What sets you apart from your counterparts? Why should a client hire you instead of your next door neighbor? Do you provide a truly quality product? Do you offer something extraordinaryry or just something ordinary? Do you know the difference?
Right now the media is truly manic. We go from the highs of the inauguration and the concept of "change" to the lows of a repeat of the Great Depression. If you listen to the pundits long enough you will be ready for a barrel ride over Niagara Falls.
Don't let all this hype drag you down. Take a good deep breath and remind yourself that the difference between success and failure is one small step. As independents we have a strong advantage right now. Businesses are pulling in their wheels, laying-off employees, reducing inventories, closing offices. But what remains of these businesses still needs our services. It just needs SMARTER services --- less waste, better performance, quicker responses, an extraordinary product.
We can provide those services and at a better price. We can do what large corporations cannot do --- we can individualize our services and nurture each client down the road to success.
What are heirloom tomatoes?
Heirloom-tomato expert Darrell Merrell is quoted as saying
". . . an heirloom is a plant that's been handed down from one family member to another for several generations. Darrell considers a plant 50 years old or more an heirloom tomato. A lot of open-pollinated tomatoes have come along since then that will someday be heirlooms. An heirloom is generally a plant that's survived the test of time and produced an abundance of tomatoes with great flavor."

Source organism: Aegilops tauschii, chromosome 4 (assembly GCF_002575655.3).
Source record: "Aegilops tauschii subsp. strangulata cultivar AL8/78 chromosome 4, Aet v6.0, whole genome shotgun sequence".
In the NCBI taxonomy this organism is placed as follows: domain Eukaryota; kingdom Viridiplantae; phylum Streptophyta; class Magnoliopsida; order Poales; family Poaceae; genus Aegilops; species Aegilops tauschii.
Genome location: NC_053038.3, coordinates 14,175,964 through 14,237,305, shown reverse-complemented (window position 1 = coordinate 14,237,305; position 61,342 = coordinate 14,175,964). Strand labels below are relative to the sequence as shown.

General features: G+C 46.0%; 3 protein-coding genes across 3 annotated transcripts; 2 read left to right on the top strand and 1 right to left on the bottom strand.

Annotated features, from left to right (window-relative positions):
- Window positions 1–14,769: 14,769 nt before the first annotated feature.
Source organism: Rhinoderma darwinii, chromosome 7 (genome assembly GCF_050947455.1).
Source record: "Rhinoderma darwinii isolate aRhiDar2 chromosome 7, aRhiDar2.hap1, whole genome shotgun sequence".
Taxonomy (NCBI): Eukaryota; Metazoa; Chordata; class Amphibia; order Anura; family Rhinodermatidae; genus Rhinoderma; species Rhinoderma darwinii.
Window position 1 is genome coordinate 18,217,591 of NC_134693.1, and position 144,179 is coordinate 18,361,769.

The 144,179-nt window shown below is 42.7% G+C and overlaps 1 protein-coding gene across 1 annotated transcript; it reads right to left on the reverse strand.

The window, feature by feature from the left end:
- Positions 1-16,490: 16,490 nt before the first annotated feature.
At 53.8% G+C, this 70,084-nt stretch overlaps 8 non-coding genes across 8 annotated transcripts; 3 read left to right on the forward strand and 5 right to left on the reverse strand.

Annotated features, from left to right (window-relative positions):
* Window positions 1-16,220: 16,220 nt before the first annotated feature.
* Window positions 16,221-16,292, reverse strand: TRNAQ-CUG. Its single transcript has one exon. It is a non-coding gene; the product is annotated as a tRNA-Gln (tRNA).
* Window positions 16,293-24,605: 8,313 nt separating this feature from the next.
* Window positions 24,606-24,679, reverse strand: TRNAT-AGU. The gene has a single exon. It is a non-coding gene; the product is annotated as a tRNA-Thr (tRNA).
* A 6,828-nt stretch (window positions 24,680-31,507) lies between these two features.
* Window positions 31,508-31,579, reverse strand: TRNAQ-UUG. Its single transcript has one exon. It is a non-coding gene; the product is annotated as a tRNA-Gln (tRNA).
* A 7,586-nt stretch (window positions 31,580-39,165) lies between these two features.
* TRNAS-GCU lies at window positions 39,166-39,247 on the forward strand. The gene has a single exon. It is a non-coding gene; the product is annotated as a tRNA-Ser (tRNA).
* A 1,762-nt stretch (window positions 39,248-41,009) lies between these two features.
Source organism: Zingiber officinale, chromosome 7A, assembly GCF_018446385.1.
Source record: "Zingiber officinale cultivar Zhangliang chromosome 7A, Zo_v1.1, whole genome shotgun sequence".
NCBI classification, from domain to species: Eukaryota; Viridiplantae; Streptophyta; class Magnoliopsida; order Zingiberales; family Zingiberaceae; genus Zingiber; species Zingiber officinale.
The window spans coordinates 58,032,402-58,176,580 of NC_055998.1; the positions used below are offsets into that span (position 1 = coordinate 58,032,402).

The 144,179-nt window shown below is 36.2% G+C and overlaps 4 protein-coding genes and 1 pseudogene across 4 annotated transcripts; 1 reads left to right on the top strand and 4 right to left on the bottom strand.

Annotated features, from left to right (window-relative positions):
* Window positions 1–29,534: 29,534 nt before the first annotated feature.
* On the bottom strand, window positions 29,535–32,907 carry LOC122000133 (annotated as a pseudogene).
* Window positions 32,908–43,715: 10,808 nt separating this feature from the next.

"Each heirloom variety has its own story, handed down from one generation to another. Some go back hundreds of years. The oldest tomato is called 'Moneymaker', an English variety between 250 and 300 years old. It was the first English variety grown for market sale -- hence its name." See DYI Network on Heirloom Tomatoes.
Why Are Heirloom Tomatoes Important?
Because the seeds for those tomatoes were carefully saved from each year's harvest, then dried and kept safe until the next planting season. They were handed down from generation to generation, lovingly planted and nurtured until they grew a new crop of luscious-tasting tomatoes. Today's hardy tomatoes owe their sheer existence to these heirloom varieties. But the joy, to me, is having the ability to grow wonderfully tasty tomatoes of a variety someone grew 100 years ago. This tells me someone cared enough to nurture the plants and their progeny through the ages.
If we nurtured our clients with the same diligence as these gardeners tended their plants, we would have healthy vibrant clients --- clients durable enough to succeed in today's failing market. Clients strong enough to grow and expand. Clients strong enough to refer clients to give us great referrals. With their success comes OUR success.
So what IS the difference between ordinary and extraordinary? One extra step -- the willingness to nurture what may be little more than a client's frail idea into a robust and thriving business. In giving more than we take, we truly reap benefits in the end. In these days of financial woe, paying it forward will provide its own rewards.